Near-term inflation outlook benign, but RBI expected to hold on for now


That marked an increase of half a percentage point from the 1.9 per cent rate recorded in February and was the highest annual inflation rate since October 2014. The Bank's latest forecasts showed inflation peaking at 2.8% by the end of this year although other experts believe an even tighter squeeze looms as the currency's weakness works its way through the economy.

This was partially offset by a fall in the cost of fuel between March and April 2017.

Producer prices rose 3.6% in the year to April compared with an expected rate of 3.4% which will cause some concern. Higher air fares are the main reason which are being blamed on the later date of Easter this year. "Apart from this, inflation-impact of GST, and implementation of the pay commission and HR (house rent) allowance leave less room for a rate cut at this point of time" said Madan Sabnavis, chief economist at ratings company CARE Ltd.

With wages increasing by just 1.9%, the new inflation figure highlights the growing pressure on living standards and consumer spending.

"The hawkish voters at the Bank of England have often talked of having "limited tolerance" to rising prices, and today's jump in headline CPI to 2.7% from 2.3% will certainly raise a few eyebrows on the (Bank's) Monetary Policy Committee (MPC)".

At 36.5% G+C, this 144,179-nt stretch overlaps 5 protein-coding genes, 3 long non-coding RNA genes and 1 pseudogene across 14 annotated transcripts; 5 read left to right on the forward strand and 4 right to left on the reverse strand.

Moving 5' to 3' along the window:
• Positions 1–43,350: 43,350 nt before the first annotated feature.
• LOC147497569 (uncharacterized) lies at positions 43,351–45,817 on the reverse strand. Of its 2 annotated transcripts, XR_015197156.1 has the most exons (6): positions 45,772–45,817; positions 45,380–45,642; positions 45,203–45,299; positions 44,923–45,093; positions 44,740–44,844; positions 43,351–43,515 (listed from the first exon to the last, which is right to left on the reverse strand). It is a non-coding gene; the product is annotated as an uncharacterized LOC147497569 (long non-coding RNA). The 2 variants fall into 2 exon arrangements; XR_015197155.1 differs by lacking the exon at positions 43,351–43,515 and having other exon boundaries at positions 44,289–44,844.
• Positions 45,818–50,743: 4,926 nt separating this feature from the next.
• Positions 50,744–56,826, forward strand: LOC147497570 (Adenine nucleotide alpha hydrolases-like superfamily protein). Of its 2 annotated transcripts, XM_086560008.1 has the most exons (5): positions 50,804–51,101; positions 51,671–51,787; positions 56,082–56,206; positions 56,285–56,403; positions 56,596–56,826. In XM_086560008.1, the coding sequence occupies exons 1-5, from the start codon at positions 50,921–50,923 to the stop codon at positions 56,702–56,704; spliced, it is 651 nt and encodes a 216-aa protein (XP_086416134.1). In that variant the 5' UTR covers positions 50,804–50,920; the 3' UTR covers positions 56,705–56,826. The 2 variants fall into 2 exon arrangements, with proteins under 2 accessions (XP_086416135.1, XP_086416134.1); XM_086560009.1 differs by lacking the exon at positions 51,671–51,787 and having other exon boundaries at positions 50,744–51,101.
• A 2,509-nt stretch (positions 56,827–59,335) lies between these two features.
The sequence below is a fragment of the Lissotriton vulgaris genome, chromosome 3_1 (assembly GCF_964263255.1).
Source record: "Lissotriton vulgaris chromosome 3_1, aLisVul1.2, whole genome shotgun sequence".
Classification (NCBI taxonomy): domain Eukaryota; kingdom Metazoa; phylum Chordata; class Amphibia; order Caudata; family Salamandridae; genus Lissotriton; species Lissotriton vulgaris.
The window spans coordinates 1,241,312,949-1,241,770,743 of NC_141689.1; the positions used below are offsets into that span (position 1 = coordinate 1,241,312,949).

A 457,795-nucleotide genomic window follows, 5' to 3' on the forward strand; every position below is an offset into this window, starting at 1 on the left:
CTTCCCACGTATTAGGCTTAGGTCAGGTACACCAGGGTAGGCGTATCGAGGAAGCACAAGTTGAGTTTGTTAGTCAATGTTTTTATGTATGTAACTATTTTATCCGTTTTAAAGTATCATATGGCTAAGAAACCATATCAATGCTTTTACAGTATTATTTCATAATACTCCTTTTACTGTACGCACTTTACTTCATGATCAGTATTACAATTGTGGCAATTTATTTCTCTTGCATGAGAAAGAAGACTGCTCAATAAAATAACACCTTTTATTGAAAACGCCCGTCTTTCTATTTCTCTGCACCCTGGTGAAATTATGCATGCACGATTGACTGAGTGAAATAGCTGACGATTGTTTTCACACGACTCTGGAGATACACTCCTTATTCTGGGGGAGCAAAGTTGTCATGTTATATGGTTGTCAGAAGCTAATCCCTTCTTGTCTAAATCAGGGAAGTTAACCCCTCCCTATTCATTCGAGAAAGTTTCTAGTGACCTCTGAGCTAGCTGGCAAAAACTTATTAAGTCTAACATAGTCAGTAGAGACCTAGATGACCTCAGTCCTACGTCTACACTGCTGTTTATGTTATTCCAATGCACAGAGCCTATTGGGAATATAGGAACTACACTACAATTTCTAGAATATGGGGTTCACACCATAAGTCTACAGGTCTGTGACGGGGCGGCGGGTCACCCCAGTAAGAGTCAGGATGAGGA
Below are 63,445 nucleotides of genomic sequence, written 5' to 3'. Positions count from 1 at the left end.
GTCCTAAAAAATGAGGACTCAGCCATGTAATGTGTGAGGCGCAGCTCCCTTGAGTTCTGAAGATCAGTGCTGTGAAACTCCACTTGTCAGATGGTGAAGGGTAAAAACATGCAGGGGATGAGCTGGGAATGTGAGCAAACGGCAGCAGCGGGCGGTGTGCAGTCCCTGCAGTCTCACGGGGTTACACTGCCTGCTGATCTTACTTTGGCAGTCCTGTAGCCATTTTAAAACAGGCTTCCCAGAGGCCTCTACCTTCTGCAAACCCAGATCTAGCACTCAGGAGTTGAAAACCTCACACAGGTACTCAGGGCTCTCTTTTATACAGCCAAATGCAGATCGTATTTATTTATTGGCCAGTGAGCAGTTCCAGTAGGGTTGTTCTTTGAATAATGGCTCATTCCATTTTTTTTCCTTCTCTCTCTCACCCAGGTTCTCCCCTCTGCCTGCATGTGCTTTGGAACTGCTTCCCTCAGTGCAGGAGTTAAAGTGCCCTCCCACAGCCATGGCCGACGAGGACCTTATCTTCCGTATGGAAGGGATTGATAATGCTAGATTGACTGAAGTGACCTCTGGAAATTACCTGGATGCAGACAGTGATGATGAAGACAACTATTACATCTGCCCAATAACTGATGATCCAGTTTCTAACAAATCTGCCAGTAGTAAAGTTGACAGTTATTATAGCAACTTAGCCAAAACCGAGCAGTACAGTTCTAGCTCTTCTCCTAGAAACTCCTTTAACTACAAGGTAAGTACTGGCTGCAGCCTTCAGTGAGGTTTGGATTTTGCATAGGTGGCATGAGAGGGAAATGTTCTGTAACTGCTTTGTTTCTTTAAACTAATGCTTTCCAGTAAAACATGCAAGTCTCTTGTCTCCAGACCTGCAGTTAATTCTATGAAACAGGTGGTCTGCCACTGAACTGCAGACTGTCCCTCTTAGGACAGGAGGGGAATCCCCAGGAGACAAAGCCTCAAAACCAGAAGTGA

He added: "However, there is an upside to the weaker pound and its inflationary impact: our exports become more competitive in overseas markets".

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Food prices also became more expensive in April, rising 0.2 per cent month-on-month after coming in flat past year.

Inflation rose sharply in April as price rises continued to drag on the British consumer at the highest rate since September 2013.

The Reserve Bank is expected to keep rates on hold this year as near-term inflation outlook is benign, but a cumulative 50 bps hike in 2018 is likely as growth accelerates, says a report. Analysts were expecting CPI to increase to 2.6% and for core inflation to rise to 2.2%. "In contrast, the Easter holidays fell in March 2016, [and] the uplift in prices was seen in the March 2016 data".

That drop in sterling is now starting to feed through into higher prices of imported goods, such as clothing, particularly women's clothing, which according to the ONS, rose faster than in any April since 2011.

"Bank of England policymakers predict inflation will peak at a little below 3% in the fourth quarter".